Studying Overlapping Territories/Canons/Identities: Comparative Perspectives on East Central Europe

Open to the Public
Nador u. 11
Tuesday, May 25, 2010 - 9:00am
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Tuesday, May 25, 2010 - 9:00am to Wednesday, May 26, 2010 - 7:00pm

Student Conference hosted by
the Department of History and Pasts, Inc. Center for Historical Studies of the Central European University, Budapest;
supported by the CEU-HESP Comparative History Project

May 25-26, 2010

After 1989 there has been a sweeping wave of Europeanization, regionalization and supra-national integration involving the countries in Central and Eastern Europe. This, however, did not lead to the obliteration of conflicting historical myths, prejudices, and negative stereotypes, which survived and in many cases, paradoxically, became reinforced after most of these countries entered the Euro-Atlantic integration structures. It is obvious that much more institutional and intellectual investment is needed to challenge these perceptions and develop more integrative collective identity discourses

Comparative and trans-national history is one of the most promising venues of building alternative narratives of the past. The last 20 years brought a veritable boom of such scholarly ventures in Western Europe, and many promising endeavours were started also in East Central and Southeastern Europe, from joint textbook projects, through writing the history of multiethnic regions to even more ambitious projects of ‘historical reconciliation.”

The Central European University in general, and its History Department and its affiliated research centre, Pasts, Inc,. in particular, have been at the forefront of such ventures. The Department’s curriculum is comparative, while the Center has initiated a number of major projects (such as the CEU-HESP Comparative History Project or the project on Hungarian-Romanian entangled histories) which sought to break out of the conventional framework of nation-centered historiography. Likewise, the Futures Continuous Project, organized by CEU students and faculty, brought together Hungarian and Romanian graduate students in an exchange program.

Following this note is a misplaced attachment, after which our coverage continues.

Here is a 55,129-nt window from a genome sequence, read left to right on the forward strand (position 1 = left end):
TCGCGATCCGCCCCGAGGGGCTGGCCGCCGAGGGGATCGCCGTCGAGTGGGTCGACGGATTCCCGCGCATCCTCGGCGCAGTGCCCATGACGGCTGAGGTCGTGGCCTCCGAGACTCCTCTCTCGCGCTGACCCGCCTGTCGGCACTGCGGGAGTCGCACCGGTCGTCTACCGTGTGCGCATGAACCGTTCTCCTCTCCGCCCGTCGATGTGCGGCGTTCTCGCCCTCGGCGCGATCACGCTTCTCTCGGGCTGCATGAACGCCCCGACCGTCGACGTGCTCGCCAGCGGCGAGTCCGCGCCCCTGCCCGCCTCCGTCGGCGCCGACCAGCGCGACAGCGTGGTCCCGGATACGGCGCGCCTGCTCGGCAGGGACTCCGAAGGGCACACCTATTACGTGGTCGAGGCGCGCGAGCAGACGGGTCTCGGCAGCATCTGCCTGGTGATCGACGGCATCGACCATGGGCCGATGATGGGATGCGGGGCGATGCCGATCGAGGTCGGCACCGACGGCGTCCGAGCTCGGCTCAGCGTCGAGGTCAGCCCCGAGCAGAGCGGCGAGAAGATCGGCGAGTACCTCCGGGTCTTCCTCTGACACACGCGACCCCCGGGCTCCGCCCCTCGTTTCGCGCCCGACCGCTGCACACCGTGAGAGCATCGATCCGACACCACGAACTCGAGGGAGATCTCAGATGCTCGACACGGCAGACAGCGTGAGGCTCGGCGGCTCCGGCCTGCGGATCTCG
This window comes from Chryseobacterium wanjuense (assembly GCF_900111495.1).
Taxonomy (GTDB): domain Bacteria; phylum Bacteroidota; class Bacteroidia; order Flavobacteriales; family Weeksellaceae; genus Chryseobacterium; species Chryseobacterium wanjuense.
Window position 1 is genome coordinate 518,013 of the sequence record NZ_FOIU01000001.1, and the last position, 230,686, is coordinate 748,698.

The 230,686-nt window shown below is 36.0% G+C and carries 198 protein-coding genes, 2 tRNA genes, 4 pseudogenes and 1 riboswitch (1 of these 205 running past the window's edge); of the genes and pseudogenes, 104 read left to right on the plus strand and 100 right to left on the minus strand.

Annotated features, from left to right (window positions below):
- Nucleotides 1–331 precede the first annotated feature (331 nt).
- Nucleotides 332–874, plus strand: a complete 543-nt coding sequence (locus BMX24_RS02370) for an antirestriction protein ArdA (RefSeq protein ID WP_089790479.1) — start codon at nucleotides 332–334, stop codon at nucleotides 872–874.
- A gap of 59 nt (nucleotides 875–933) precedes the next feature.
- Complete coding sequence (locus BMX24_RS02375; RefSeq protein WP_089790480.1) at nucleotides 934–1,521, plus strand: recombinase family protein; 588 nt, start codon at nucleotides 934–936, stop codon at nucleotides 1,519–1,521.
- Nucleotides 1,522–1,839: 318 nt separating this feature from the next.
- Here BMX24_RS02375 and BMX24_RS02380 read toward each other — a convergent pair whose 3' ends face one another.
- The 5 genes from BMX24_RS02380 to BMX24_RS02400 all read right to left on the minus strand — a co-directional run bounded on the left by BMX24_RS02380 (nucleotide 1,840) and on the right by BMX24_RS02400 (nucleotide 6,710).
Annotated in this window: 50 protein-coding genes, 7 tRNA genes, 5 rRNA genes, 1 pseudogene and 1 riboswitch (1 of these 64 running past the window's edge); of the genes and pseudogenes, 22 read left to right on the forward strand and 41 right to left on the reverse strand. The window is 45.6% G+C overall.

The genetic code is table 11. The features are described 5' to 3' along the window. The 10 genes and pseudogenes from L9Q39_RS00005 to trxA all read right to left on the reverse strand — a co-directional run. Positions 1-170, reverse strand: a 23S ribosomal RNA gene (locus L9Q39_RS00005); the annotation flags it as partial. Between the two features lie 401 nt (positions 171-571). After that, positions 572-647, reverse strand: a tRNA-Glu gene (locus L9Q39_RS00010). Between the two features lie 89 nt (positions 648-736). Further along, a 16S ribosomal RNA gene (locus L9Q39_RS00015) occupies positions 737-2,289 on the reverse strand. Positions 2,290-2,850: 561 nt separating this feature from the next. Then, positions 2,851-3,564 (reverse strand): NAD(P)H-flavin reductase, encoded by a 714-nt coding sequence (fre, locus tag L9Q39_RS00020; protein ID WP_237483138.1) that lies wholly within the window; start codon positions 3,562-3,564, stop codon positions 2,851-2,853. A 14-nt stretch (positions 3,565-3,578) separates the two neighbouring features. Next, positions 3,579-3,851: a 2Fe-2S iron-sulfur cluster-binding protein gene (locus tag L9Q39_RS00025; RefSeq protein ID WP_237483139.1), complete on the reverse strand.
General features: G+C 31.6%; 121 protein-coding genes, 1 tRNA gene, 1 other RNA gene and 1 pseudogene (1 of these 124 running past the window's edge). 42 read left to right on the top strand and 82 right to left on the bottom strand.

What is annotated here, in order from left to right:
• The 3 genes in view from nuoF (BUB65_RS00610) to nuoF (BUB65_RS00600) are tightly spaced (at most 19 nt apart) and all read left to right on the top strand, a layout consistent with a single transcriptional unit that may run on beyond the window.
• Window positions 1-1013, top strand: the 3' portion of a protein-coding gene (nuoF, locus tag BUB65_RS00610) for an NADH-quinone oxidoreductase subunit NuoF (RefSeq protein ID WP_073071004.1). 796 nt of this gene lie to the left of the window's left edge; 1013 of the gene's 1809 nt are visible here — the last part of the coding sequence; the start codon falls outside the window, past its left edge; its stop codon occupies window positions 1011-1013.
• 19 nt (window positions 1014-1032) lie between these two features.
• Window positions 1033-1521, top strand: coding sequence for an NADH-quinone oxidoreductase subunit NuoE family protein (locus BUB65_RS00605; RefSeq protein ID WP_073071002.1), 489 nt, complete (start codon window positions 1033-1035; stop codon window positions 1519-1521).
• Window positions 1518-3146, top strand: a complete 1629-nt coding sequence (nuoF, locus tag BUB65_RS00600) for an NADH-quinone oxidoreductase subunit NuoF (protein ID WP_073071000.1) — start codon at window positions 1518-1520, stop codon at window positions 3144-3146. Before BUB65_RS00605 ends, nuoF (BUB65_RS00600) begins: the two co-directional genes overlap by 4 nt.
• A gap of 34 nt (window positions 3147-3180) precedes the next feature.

The aim of the student workshop hosted by CEU is to bring together students from the region interested in comparative and transnational historical research. Historical studies in this context are understood in a broader sense, also including boarder disciplines as historical sociology, historical anthropology, political thought, etc. The intention of the organizers is to facilitate a transnational dialogue among the participants and also to form a broader network of students interested in these themes and willing to be involved in further cooperation.

Constantin Iordachi (Associate Professor, History Department, Central European University Budapest)
Balázs Trencsényi (Assistant Professor, History Department, Central European University Budapest)

Damir Agičić (Associate Professor, University of Zagreb)
Kateryna. Dysa (Assiastant Professor, Kyiv Mohyla Academy)
Luciana Ghica (Assistant Professor, University of Bucharest)
Jaroslav Miller (Associate Professor, Palacký University Olomouc)
Slávka Otčenášová (Assistant Professor, University of Košice)

May 25

9.00 Registration
9.30. Welcome – Constantin Iordachi and Balazs Trencsenyi  
9.40 Keynote  Speech: Eric Beckett Weaver (Editor, The South Slav Journal) The Benefit of Being Bunjevci: A brief illustration of the comparative method.

Panel I. Overlapping nation-building projects